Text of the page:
[Clayart] Sand

Joseph Herbert josephherbert827 at gmail.com
Sat Feb 15 13:48:12 EST 2020


First, “sand” is a particle size designation that says nothing about
composition.  There are five divisions of sand size in the Wentworth Scale
- very course to very fine, 1-2 mm to 0.0625-0.125mm . Sieves 10 through 18
comprise very course sand and sieves 120 through 230 for very fine.

Natural sands, especially finer sizes, tend to be largely composed of
quartz (silica) because quartz is so hard.  Other rock forming minerals are
not as hard or as immune to chemical weathering as is quartz.

There are notable exceptions, like the green olivine beaches in Hawaii and
rutile sands mined as titanium ore. So “sand” can have nearly any mineral

A famous high purity silica sand is from Ottawa Illinois where the St.
Peters sand stone is mined and processed.  The sand grains are very
rounded.  According to some sedimentologists, this roundness and the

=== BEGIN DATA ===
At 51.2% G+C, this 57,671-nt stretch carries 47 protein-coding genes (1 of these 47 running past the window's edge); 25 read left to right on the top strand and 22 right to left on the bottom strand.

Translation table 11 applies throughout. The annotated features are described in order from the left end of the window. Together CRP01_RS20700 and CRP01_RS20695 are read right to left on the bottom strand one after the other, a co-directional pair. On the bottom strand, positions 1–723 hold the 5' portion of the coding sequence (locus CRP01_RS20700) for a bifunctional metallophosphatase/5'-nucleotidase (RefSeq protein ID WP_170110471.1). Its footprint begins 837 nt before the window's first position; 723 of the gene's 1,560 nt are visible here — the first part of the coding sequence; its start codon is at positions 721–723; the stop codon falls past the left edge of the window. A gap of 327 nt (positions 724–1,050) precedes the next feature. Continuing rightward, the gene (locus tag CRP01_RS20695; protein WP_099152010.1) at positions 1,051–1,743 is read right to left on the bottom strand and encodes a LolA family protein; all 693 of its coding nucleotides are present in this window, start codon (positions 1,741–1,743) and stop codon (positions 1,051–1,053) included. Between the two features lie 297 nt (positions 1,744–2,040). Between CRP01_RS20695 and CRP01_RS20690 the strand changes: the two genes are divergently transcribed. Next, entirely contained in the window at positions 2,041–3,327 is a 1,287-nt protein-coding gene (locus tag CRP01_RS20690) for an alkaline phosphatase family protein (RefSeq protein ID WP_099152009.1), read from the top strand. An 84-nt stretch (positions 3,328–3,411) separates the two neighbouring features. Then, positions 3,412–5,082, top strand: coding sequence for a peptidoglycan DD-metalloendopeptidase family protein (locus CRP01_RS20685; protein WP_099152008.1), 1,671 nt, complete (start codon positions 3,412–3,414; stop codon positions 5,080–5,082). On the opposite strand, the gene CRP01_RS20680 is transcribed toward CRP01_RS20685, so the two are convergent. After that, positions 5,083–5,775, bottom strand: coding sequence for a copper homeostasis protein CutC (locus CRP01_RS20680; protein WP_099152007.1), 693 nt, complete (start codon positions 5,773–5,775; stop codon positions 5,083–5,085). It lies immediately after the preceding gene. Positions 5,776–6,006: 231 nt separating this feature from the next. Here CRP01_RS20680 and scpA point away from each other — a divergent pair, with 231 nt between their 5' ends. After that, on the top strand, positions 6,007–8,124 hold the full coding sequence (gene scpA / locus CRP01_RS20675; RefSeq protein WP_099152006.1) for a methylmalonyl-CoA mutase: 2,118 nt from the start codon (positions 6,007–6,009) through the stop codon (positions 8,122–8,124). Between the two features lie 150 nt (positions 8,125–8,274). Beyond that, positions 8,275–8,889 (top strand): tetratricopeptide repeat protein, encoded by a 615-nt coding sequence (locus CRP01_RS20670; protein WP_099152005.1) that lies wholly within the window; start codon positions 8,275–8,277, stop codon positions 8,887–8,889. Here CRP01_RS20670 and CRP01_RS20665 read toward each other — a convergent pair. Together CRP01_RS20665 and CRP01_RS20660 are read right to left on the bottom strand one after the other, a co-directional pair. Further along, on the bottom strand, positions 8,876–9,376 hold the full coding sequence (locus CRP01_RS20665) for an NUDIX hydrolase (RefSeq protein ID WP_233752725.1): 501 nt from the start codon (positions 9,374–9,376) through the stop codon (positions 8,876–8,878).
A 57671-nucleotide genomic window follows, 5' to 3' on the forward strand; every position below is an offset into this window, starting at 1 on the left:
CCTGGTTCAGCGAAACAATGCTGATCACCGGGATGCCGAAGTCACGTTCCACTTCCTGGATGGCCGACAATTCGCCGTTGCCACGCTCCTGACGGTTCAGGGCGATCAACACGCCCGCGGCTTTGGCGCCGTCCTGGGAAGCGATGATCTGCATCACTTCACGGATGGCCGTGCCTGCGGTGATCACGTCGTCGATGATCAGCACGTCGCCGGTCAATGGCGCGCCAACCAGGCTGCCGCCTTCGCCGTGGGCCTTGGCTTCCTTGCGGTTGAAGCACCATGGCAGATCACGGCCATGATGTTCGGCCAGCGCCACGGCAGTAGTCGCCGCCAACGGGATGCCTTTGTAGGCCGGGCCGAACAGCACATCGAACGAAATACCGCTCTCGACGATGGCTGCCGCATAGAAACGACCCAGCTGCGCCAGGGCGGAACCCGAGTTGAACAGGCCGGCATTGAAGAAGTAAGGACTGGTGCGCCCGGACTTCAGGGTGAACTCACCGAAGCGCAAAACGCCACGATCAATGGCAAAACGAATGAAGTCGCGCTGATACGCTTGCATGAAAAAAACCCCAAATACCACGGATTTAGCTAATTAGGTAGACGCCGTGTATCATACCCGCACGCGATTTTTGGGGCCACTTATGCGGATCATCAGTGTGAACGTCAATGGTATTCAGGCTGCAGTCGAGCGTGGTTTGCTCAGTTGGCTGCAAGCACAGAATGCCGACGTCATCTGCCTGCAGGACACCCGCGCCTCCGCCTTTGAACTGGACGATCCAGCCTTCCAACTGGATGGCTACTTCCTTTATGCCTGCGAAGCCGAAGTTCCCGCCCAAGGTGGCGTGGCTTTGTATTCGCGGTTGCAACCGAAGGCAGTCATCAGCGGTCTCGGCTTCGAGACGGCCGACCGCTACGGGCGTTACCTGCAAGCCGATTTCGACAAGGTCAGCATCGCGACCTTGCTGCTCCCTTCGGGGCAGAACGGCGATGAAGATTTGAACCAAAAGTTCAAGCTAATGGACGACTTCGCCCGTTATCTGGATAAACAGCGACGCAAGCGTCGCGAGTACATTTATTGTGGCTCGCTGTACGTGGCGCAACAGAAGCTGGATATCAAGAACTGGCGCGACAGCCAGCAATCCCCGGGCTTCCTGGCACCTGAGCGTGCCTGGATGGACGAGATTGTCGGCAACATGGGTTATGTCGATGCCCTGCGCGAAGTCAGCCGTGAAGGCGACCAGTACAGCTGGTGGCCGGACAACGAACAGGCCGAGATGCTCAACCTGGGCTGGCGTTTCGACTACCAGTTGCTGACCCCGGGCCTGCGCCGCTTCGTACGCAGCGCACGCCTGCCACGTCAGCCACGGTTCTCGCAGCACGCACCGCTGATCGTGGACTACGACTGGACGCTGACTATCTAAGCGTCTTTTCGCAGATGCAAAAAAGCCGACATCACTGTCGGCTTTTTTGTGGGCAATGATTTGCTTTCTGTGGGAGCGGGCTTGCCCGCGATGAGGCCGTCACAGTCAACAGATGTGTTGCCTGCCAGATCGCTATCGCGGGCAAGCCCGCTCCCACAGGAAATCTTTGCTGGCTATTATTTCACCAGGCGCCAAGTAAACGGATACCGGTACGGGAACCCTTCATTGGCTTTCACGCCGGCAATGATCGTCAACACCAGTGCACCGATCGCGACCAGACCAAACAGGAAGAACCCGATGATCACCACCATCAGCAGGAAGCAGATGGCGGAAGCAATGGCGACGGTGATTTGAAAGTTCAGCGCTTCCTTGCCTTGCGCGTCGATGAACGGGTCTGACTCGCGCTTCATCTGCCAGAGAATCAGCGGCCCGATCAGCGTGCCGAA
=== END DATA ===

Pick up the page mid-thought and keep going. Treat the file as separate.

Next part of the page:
absence of other composition particles indicates a long distance of travel
from the parent igneous rock.  Perhaps these grains from the St Peter
sandstone were previously deposited in another sedimentary rock, re-eroded
(maybe more than once), and deposited as the St Peter.  This idea derived
from the estimated distance of travel for the rounded grains being
significantly farther than the length of any existing rivers.

Conversely, sands found near their source, like beach sands of the Great
Lakes, will have many non-quartz grains present making them more
interesting for some purposes.  Fatally flawed for others.

One of our correspondents described “cubic” grains of quartz.  Quartz is in
the trigonal crystal class and displays no cleavage.  Conchoidal fracture
is typical in broken quartz crystals, looking much like broken glass.
Equant grains, perhaps; cubic grains, like table salt, no so much.

Because many sand suppliers only care about the size of what they sell, the
user needs to be more aware and demanding to get sand that meets their

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